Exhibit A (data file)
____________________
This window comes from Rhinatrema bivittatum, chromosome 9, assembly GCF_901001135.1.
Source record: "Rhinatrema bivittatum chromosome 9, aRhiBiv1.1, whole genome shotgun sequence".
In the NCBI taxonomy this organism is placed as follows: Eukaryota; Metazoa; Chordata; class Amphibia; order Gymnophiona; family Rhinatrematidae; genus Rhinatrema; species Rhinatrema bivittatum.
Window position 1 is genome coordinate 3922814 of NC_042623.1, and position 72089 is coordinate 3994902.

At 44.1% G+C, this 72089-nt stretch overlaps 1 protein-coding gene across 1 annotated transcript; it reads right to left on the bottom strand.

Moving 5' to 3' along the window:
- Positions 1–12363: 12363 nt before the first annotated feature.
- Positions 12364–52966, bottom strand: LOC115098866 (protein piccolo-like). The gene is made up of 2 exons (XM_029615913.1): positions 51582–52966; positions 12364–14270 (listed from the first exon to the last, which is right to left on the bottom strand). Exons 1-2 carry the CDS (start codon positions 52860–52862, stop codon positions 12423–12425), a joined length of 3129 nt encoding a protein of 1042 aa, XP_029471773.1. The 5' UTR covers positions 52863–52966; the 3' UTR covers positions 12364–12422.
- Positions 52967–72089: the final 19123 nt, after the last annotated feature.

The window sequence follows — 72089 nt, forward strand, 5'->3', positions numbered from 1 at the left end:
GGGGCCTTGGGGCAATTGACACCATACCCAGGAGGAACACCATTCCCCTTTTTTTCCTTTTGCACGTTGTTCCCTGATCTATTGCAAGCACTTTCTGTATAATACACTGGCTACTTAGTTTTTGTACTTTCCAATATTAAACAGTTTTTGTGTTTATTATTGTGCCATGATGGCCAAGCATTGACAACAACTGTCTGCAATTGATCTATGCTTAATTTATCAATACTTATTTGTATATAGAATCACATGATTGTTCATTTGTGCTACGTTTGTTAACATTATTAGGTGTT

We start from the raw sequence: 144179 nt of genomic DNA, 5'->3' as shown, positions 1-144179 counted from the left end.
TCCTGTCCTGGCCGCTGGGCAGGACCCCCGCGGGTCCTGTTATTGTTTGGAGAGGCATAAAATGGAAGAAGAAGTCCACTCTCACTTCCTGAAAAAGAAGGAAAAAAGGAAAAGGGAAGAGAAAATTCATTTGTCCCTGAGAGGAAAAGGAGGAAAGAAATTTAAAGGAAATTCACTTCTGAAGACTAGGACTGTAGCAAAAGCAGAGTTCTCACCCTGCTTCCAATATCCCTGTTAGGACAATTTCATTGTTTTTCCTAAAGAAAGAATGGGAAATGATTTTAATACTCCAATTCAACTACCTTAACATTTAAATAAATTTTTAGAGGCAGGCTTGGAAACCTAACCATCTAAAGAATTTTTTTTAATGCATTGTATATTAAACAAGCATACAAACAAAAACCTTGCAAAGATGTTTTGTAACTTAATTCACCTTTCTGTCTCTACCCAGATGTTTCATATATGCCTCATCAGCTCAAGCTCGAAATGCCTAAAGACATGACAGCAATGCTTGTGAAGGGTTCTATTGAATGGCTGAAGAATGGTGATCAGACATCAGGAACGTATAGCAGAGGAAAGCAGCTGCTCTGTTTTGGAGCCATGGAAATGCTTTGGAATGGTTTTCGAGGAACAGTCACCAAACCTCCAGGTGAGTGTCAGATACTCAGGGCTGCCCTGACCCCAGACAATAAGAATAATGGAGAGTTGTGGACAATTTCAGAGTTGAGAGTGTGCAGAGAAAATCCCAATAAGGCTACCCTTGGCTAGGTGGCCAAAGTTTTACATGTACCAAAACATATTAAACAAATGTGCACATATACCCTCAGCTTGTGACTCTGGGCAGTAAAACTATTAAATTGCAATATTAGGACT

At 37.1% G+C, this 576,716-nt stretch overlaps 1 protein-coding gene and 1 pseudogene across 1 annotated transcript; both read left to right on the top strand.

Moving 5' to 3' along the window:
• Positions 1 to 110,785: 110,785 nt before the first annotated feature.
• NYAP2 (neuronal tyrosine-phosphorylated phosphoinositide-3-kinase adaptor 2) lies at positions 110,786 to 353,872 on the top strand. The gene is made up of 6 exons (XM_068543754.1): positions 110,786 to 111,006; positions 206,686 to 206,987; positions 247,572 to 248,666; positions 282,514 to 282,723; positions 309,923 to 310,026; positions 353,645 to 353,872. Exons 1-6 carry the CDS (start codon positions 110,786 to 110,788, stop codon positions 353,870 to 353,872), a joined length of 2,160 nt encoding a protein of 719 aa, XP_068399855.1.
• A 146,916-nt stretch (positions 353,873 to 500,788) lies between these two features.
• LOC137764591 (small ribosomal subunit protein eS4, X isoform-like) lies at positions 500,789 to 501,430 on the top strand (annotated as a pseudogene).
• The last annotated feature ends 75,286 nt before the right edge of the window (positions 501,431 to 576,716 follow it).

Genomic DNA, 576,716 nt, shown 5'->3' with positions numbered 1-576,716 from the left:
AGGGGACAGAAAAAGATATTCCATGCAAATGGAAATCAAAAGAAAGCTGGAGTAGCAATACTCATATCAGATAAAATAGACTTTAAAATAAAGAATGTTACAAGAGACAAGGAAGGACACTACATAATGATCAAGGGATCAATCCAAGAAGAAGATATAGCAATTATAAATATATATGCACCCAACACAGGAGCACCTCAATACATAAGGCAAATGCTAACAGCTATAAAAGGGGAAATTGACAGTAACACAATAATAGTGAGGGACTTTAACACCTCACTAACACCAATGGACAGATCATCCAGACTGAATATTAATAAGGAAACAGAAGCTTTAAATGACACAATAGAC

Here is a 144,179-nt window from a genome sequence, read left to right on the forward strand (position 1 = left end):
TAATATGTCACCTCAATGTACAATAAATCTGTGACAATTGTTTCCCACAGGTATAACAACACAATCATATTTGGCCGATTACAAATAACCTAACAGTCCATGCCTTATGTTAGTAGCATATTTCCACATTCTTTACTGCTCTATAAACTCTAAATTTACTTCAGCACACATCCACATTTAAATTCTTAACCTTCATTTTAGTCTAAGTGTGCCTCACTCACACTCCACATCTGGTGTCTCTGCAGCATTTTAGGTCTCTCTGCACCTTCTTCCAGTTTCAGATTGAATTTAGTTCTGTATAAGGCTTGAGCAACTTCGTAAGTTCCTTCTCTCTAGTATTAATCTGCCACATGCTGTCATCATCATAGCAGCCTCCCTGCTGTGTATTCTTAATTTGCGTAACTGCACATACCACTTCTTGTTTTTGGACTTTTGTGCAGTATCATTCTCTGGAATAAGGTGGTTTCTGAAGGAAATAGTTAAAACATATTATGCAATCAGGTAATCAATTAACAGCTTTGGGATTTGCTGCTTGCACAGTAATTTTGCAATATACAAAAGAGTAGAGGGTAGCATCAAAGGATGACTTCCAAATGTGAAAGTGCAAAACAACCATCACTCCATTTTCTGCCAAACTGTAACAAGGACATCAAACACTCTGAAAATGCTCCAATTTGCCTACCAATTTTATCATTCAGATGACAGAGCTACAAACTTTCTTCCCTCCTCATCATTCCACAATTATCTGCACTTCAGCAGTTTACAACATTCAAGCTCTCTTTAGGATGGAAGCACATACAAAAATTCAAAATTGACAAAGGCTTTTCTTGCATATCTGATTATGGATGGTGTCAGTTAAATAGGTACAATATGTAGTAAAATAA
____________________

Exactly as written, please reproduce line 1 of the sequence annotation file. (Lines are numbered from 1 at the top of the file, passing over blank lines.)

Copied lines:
This window comes from Rhinatrema bivittatum, chromosome 9, assembly GCF_901001135.1.